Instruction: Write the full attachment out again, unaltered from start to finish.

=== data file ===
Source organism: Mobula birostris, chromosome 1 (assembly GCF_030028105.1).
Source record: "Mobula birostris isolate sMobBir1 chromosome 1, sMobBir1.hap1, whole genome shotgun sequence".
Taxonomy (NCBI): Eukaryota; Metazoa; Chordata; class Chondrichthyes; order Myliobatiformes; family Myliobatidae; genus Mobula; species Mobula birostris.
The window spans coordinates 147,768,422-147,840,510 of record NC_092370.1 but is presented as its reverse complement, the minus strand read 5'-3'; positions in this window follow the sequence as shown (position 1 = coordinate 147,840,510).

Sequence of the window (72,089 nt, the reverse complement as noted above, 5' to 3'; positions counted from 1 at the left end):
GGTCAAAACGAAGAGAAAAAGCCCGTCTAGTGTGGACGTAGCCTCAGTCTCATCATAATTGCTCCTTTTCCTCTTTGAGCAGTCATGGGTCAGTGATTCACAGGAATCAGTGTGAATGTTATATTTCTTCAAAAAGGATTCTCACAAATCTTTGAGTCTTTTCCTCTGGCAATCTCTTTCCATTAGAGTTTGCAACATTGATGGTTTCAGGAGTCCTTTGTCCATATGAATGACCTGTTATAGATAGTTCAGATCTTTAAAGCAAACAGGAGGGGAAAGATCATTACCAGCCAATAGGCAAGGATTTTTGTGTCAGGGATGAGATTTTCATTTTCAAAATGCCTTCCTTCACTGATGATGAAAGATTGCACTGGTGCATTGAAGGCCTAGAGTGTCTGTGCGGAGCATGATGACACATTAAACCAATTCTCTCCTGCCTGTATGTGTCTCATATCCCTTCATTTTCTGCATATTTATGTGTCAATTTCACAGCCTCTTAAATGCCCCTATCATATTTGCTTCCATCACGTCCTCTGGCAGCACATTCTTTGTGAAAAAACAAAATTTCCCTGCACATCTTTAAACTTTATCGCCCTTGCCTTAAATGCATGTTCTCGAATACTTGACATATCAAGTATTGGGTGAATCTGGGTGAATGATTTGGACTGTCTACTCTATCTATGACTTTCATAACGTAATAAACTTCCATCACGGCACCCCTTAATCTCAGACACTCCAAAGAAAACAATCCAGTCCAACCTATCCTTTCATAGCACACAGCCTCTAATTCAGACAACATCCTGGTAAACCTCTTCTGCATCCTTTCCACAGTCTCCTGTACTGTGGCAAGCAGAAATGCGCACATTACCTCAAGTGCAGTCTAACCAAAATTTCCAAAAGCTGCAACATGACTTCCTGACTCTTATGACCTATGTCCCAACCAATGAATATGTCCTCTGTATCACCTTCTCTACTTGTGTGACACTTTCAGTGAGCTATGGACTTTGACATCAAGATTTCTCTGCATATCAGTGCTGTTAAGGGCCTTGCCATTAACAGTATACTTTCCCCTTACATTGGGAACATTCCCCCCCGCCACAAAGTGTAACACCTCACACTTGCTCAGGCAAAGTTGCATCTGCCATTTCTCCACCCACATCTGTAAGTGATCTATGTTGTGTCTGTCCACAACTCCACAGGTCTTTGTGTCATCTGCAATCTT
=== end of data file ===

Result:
Source organism: Mobula birostris, chromosome 1 (assembly GCF_030028105.1).
Source record: "Mobula birostris isolate sMobBir1 chromosome 1, sMobBir1.hap1, whole genome shotgun sequence".
Taxonomy (NCBI): Eukaryota; Metazoa; Chordata; class Chondrichthyes; order Myliobatiformes; family Myliobatidae; genus Mobula; species Mobula birostris.
The window spans coordinates 147,768,422-147,840,510 of record NC_092370.1 but is presented as its reverse complement, the minus strand read 5'-3'; positions in this window follow the sequence as shown (position 1 = coordinate 147,840,510).

Sequence of the window (72,089 nt, the reverse complement as noted above, 5' to 3'; positions counted from 1 at the left end):
GGTCAAAACGAAGAGAAAAAGCCCGTCTAGTGTGGACGTAGCCTCAGTCTCATCATAATTGCTCCTTTTCCTCTTTGAGCAGTCATGGGTCAGTGATTCACAGGAATCAGTGTGAATGTTATATTTCTTCAAAAAGGATTCTCACAAATCTTTGAGTCTTTTCCTCTGGCAATCTCTTTCCATTAGAGTTTGCAACATTGATGGTTTCAGGAGTCCTTTGTCCATATGAATGACCTGTTATAGATAGTTCAGATCTTTAAAGCAAACAGGAGGGGAAAGATCATTACCAGCCAATAGGCAAGGATTTTTGTGTCAGGGATGAGATTTTCATTTTCAAAATGCCTTCCTTCACTGATGATGAAAGATTGCACTGGTGCATTGAAGGCCTAGAGTGTCTGTGCGGAGCATGATGACACATTAAACCAATTCTCTCCTGCCTGTATGTGTCTCATATCCCTTCATTTTCTGCATATTTATGTGTCAATTTCACAGCCTCTTAAATGCCCCTATCATATTTGCTTCCATCACGTCCTCTGGCAGCACATTCTTTGTGAAAAAACAAAATTTCCCTGCACATCTTTAAACTTTATCGCCCTTGCCTTAAATGCATGTTCTCGAATACTTGACATATCAAGTATTGGGTGAATCTGGGTGAATGATTTGGACTGTCTACTCTATCTATGACTTTCATAACGTAATAAACTTCCATCACGGCACCCCTTAATCTCAGACACTCCAAAGAAAACAATCCAGTCCAACCTATCCTTTCATAGCACACAGCCTCTAATTCAGACAACATCCTGGTAAACCTCTTCTGCATCCTTTCCACAGTCTCCTGTACTGTGGCAAGCAGAAATGCGCACATTACCTCAAGTGCAGTCTAACCAAAATTTCCAAAAGCTGCAACATGACTTCCTGACTCTTATGACCTATGTCCCAACCAATGAATATGTCCTCTGTATCACCTTCTCTACTTGTGTGACACTTTCAGTGAGCTATGGACTTTGACATCAAGATTTCTCTGCATATCAGTGCTGTTAAGGGCCTTGCCATTAACAGTATACTTTCCCCTTACATTGGGAACATTCCCCCCCGCCACAAAGTGTAACACCTCACACTTGCTCAGGCAAAGTTGCATCTGCCATTTCTCCACCCACATCTGTAAGTGATCTATGTTGTGTCTGTCCACAACTCCACAGGTCTTTGTGTCATCTGCAATCTT